Revere Infill and Small Developments

BeeLine

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Some shots taken during a Sunday morning stroll along Revere Beach.

I'll start with a photo of the Wonderland Race Track from the top of the MBTA Garage. Only the northern third of the grandstands has been removed and the site is dead. No active removal effort in progress. I thought the city had demanded that they demolish this thing long ago(?).

https://flic.kr/p/2bQLpEB

https://flic.kr/p/2aJWA1y

https://flic.kr/p/2asgg5n

https://flic.kr/p/2bLq4Ao

https://flic.kr/p/2aJWAXU

https://flic.kr/p/2bLqeDE

https://flic.kr/p/2bLqg2j
 

BeeLine

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Beton Brut

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And the only decent architecture encountered during my stroll.
Charles Eliot's valedictory work, in conjunction with the Olmsted Brothers.

With the exception of its brick Beaux-Arts City Hall, and Edward T. P. Graham's imposing St. Anthony's Church, there's little of architectural interest in Revere. The new construction appears to have been designed by accountants.
 

jl326

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Charles Eliot's valedictory work, in conjunction with the Olmsted Brothers.

With the exception of its brick Beaux-Arts City Hall, and Edward T. P. Graham's imposing St. Anthony's Church, there's little of architectural interest in Revere. The new construction appears to have been designed by accountants.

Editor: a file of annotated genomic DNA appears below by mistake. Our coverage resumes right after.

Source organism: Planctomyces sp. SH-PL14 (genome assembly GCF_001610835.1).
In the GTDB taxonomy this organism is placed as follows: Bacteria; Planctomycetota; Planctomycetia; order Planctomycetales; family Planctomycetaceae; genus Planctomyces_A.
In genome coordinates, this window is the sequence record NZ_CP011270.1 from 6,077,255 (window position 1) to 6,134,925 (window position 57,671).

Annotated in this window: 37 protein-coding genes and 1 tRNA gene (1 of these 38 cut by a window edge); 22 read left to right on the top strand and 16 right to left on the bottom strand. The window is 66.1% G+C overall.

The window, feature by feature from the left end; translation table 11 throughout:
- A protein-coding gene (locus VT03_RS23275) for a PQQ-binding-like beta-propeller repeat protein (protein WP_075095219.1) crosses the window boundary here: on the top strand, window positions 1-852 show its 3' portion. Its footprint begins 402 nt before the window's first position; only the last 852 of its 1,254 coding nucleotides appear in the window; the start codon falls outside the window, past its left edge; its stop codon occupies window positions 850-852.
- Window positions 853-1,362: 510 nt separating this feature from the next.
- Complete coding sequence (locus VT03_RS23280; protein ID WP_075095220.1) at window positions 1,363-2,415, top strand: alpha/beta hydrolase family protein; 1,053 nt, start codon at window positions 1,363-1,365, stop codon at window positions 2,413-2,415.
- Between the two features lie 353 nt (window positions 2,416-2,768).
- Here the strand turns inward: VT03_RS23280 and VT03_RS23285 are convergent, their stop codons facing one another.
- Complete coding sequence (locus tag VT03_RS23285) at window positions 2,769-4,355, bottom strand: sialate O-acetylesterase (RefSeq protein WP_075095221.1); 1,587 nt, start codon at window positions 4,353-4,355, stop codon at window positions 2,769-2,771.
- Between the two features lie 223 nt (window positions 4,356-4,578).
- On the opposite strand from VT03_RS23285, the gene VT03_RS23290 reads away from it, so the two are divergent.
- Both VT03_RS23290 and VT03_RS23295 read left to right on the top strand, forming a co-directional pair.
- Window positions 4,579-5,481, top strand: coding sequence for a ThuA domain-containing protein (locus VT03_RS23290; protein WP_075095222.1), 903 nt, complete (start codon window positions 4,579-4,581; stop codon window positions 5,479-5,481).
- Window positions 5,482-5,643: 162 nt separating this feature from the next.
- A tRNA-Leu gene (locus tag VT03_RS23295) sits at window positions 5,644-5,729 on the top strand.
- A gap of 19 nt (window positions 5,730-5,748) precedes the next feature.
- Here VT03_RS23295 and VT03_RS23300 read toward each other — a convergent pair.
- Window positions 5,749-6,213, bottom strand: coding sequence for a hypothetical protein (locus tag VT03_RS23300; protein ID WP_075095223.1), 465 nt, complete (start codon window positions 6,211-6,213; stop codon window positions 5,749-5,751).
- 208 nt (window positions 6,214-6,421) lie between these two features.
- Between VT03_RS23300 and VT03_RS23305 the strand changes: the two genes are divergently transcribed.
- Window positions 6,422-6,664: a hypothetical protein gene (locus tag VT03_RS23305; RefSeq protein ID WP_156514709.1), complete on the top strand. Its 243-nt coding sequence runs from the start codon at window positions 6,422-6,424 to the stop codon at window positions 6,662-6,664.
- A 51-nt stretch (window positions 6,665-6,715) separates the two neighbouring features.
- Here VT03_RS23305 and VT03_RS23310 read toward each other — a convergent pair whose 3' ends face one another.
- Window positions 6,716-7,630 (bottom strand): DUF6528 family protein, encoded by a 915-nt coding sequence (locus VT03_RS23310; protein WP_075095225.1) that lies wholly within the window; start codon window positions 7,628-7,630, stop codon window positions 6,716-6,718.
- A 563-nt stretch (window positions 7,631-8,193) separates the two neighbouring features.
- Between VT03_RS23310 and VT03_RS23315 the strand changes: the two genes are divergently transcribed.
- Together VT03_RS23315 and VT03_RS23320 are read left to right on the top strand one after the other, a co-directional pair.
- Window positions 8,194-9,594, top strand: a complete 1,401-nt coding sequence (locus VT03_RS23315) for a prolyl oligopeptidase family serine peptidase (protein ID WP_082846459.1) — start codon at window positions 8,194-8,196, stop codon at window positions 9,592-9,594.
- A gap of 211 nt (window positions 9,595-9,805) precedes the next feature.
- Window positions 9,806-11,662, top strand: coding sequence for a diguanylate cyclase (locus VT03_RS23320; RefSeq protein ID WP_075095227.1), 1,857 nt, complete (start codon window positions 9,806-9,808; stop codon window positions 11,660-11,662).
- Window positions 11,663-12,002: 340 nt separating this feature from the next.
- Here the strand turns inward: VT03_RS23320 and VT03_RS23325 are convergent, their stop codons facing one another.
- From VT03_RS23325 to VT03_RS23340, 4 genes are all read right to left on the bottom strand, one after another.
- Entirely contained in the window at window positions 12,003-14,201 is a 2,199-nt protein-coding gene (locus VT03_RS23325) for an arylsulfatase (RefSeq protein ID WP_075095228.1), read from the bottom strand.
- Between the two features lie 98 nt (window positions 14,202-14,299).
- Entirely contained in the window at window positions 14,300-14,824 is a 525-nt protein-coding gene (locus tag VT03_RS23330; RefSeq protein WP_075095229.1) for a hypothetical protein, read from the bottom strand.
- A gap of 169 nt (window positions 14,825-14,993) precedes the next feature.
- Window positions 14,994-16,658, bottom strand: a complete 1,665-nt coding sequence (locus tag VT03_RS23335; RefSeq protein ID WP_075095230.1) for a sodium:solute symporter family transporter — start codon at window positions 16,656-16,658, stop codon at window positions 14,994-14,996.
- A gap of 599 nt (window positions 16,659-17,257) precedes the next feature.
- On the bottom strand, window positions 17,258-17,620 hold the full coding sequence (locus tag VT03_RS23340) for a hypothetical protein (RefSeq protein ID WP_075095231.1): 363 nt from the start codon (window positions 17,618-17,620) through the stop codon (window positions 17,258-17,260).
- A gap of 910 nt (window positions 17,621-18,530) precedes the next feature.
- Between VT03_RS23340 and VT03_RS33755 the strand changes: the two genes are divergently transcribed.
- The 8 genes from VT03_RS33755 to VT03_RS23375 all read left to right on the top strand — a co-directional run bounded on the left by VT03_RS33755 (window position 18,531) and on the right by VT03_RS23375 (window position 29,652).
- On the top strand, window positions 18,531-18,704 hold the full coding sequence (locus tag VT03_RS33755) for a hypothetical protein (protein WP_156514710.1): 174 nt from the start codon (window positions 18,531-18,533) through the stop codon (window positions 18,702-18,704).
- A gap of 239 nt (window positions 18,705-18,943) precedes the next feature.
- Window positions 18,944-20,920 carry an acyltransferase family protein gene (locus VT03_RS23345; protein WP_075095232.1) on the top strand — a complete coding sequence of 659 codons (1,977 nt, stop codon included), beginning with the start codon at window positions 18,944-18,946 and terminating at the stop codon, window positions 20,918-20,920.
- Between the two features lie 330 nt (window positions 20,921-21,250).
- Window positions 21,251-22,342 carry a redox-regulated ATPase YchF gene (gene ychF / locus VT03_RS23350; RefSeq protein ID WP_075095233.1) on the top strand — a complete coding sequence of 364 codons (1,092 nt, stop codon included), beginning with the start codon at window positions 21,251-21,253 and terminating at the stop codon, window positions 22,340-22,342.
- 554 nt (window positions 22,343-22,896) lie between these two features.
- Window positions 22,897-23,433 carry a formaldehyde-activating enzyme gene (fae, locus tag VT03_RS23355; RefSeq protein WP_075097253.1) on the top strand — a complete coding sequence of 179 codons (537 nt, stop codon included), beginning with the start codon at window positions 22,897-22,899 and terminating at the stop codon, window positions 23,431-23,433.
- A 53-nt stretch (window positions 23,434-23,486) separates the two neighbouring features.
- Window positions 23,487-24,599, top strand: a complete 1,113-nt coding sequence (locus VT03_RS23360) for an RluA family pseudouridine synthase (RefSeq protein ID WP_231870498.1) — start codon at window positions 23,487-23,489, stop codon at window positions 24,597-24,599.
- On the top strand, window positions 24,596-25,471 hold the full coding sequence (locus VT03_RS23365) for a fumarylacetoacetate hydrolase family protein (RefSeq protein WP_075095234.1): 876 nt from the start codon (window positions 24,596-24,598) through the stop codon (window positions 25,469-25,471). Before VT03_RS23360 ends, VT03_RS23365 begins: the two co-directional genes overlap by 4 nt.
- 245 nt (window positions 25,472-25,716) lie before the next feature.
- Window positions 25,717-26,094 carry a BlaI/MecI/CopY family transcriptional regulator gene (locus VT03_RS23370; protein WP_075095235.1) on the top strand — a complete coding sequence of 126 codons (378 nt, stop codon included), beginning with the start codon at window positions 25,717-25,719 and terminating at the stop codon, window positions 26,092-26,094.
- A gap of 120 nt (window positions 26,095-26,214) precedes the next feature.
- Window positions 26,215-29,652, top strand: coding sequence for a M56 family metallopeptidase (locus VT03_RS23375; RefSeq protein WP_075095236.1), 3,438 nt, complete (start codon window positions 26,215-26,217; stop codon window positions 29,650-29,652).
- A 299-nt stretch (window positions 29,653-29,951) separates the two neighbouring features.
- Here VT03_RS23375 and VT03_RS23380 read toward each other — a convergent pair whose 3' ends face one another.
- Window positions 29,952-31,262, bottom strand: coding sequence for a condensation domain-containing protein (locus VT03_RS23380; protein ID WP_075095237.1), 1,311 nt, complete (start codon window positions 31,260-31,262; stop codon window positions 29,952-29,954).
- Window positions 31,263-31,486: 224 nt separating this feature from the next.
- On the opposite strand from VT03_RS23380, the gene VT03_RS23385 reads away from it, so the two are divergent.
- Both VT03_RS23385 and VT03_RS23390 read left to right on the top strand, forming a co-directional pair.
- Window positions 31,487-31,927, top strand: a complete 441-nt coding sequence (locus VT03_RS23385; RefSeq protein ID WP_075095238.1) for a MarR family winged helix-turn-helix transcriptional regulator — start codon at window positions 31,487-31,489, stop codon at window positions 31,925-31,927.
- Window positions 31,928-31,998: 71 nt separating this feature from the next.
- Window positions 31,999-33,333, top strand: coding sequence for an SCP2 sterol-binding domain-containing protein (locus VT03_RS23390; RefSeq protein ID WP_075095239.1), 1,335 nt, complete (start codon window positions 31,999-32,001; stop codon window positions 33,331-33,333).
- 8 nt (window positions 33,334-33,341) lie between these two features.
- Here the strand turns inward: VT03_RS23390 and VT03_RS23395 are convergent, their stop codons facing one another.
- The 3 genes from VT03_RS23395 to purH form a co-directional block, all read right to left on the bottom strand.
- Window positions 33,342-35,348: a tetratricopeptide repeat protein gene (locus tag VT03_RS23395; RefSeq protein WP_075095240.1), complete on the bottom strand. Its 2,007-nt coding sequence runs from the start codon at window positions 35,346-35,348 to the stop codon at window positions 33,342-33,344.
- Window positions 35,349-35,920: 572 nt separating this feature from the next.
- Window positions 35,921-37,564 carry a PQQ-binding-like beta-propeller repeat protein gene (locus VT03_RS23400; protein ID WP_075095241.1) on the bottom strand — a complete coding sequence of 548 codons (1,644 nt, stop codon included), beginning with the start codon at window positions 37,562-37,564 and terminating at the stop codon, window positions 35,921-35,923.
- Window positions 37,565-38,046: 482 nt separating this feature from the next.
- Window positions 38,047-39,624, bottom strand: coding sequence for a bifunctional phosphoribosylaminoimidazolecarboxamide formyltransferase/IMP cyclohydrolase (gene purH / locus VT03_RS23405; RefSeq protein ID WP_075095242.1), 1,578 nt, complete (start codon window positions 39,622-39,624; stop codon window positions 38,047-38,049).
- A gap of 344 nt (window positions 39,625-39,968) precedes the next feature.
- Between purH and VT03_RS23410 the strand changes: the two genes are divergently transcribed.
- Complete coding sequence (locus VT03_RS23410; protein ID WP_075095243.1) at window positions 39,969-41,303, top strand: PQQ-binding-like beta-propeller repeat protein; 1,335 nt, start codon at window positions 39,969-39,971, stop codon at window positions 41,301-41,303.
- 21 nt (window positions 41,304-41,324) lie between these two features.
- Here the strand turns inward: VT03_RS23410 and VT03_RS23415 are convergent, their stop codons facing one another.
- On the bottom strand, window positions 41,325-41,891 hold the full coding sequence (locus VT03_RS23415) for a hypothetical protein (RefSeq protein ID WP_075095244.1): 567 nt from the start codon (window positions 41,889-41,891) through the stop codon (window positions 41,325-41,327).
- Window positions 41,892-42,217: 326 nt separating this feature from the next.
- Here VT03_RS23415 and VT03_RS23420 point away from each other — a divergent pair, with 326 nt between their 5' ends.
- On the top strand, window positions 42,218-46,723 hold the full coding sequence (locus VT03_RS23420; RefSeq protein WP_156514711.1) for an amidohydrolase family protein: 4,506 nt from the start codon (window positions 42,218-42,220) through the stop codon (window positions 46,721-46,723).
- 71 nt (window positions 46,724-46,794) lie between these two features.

Agree. Particularly for beachfront property, this certainly is a bit depressing.
 

Shepard

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What's the deal with Revere? Is it a long-ingrained image problem? How could T-accessible beachfront property - and high-end amenities to cater to those properties - not be exploding in this market? I know this will never be Copacabana or Santa Monica, but still... we can do better than Brighton Beach * .001
 

Beton Brut

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Shep, you've been around these parts for a while. What's wrong with Revere is what's wrong with most sad and dysfunctional places across America -- the "wrong people" are in charge.

After the Suffolk Downs casino proposal was put to the torch, there was a seismic shift in the political landscape in East Boston and Revere. The entire political leadership in East Boston has changed since 2013. And in Revere, Dan Rizzo got booted out of the Mayor's Office, but was later able to gain a spot on the City Council.